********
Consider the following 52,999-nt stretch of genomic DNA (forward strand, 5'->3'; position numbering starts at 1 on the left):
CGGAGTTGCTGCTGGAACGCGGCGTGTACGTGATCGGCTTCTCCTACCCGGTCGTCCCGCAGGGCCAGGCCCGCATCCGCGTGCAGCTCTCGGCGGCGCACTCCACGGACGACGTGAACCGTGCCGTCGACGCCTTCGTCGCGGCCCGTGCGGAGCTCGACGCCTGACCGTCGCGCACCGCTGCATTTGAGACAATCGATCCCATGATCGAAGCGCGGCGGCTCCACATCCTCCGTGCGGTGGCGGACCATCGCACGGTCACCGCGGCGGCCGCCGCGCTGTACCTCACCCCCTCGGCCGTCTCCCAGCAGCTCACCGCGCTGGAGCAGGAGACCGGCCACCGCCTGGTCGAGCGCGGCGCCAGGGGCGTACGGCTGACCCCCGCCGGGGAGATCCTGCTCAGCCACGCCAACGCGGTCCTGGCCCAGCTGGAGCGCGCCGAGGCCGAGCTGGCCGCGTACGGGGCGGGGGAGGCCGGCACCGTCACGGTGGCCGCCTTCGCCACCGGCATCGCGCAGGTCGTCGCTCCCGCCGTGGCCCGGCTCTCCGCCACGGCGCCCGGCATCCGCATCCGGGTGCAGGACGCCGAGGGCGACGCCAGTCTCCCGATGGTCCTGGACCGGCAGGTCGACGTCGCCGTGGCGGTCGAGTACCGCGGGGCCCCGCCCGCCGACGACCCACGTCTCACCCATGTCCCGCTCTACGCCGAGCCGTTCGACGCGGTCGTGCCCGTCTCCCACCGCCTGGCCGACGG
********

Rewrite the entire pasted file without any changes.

Consider the following 52,999-nt stretch of genomic DNA (forward strand, 5'->3'; position numbering starts at 1 on the left):
CGGAGTTGCTGCTGGAACGCGGCGTGTACGTGATCGGCTTCTCCTACCCGGTCGTCCCGCAGGGCCAGGCCCGCATCCGCGTGCAGCTCTCGGCGGCGCACTCCACGGACGACGTGAACCGTGCCGTCGACGCCTTCGTCGCGGCCCGTGCGGAGCTCGACGCCTGACCGTCGCGCACCGCTGCATTTGAGACAATCGATCCCATGATCGAAGCGCGGCGGCTCCACATCCTCCGTGCGGTGGCGGACCATCGCACGGTCACCGCGGCGGCCGCCGCGCTGTACCTCACCCCCTCGGCCGTCTCCCAGCAGCTCACCGCGCTGGAGCAGGAGACCGGCCACCGCCTGGTCGAGCGCGGCGCCAGGGGCGTACGGCTGACCCCCGCCGGGGAGATCCTGCTCAGCCACGCCAACGCGGTCCTGGCCCAGCTGGAGCGCGCCGAGGCCGAGCTGGCCGCGTACGGGGCGGGGGAGGCCGGCACCGTCACGGTGGCCGCCTTCGCCACCGGCATCGCGCAGGTCGTCGCTCCCGCCGTGGCCCGGCTCTCCGCCACGGCGCCCGGCATCCGCATCCGGGTGCAGGACGCCGAGGGCGACGCCAGTCTCCCGATGGTCCTGGACCGGCAGGTCGACGTCGCCGTGGCGGTCGAGTACCGCGGGGCCCCGCCCGCCGACGACCCACGTCTCACCCATGTCCCGCTCTACGCCGAGCCGTTCGACGCGGTCGTGCCCGTCTCCCACCGCCTGGCCGACGG